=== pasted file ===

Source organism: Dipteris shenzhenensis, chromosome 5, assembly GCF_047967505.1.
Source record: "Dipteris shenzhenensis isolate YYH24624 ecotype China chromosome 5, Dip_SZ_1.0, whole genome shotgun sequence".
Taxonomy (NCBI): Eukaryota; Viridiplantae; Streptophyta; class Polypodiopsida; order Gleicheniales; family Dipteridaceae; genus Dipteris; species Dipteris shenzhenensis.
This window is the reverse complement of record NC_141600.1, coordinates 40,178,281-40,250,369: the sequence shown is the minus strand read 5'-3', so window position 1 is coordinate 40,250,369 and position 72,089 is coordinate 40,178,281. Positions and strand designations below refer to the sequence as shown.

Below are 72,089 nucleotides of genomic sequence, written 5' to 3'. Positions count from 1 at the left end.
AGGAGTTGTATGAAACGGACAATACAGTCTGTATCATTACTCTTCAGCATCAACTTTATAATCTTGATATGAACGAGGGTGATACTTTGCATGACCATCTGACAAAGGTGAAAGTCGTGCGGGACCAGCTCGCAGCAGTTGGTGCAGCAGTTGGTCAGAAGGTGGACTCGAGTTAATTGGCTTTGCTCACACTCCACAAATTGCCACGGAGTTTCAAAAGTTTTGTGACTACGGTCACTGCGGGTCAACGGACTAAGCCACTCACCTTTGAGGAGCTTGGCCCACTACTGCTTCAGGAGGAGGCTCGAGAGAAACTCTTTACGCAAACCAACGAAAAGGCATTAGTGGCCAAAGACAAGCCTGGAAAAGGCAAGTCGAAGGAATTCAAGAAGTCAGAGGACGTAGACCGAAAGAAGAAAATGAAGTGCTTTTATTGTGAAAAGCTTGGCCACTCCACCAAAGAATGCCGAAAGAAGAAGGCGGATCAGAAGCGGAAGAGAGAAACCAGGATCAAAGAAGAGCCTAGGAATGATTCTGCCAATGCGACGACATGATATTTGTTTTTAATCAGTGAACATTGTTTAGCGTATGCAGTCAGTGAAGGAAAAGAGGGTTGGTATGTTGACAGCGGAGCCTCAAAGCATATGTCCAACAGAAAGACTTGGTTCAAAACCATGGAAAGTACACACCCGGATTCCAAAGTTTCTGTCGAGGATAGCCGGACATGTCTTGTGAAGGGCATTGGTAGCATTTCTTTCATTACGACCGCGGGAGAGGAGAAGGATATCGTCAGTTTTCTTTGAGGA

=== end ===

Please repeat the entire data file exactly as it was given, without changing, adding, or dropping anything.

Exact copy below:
Source organism: Dipteris shenzhenensis, chromosome 5, assembly GCF_047967505.1.
Source record: "Dipteris shenzhenensis isolate YYH24624 ecotype China chromosome 5, Dip_SZ_1.0, whole genome shotgun sequence".
Taxonomy (NCBI): Eukaryota; Viridiplantae; Streptophyta; class Polypodiopsida; order Gleicheniales; family Dipteridaceae; genus Dipteris; species Dipteris shenzhenensis.
This window is the reverse complement of record NC_141600.1, coordinates 40,178,281-40,250,369: the sequence shown is the minus strand read 5'-3', so window position 1 is coordinate 40,250,369 and position 72,089 is coordinate 40,178,281. Positions and strand designations below refer to the sequence as shown.

Below are 72,089 nucleotides of genomic sequence, written 5' to 3'. Positions count from 1 at the left end.
AGGAGTTGTATGAAACGGACAATACAGTCTGTATCATTACTCTTCAGCATCAACTTTATAATCTTGATATGAACGAGGGTGATACTTTGCATGACCATCTGACAAAGGTGAAAGTCGTGCGGGACCAGCTCGCAGCAGTTGGTGCAGCAGTTGGTCAGAAGGTGGACTCGAGTTAATTGGCTTTGCTCACACTCCACAAATTGCCACGGAGTTTCAAAAGTTTTGTGACTACGGTCACTGCGGGTCAACGGACTAAGCCACTCACCTTTGAGGAGCTTGGCCCACTACTGCTTCAGGAGGAGGCTCGAGAGAAACTCTTTACGCAAACCAACGAAAAGGCATTAGTGGCCAAAGACAAGCCTGGAAAAGGCAAGTCGAAGGAATTCAAGAAGTCAGAGGACGTAGACCGAAAGAAGAAAATGAAGTGCTTTTATTGTGAAAAGCTTGGCCACTCCACCAAAGAATGCCGAAAGAAGAAGGCGGATCAGAAGCGGAAGAGAGAAACCAGGATCAAAGAAGAGCCTAGGAATGATTCTGCCAATGCGACGACATGATATTTGTTTTTAATCAGTGAACATTGTTTAGCGTATGCAGTCAGTGAAGGAAAAGAGGGTTGGTATGTTGACAGCGGAGCCTCAAAGCATATGTCCAACAGAAAGACTTGGTTCAAAACCATGGAAAGTACACACCCGGATTCCAAAGTTTCTGTCGAGGATAGCCGGACATGTCTTGTGAAGGGCATTGGTAGCATTTCTTTCATTACGACCGCGGGAGAGGAGAAGGATATCGTCAGTTTTCTTTGAGGA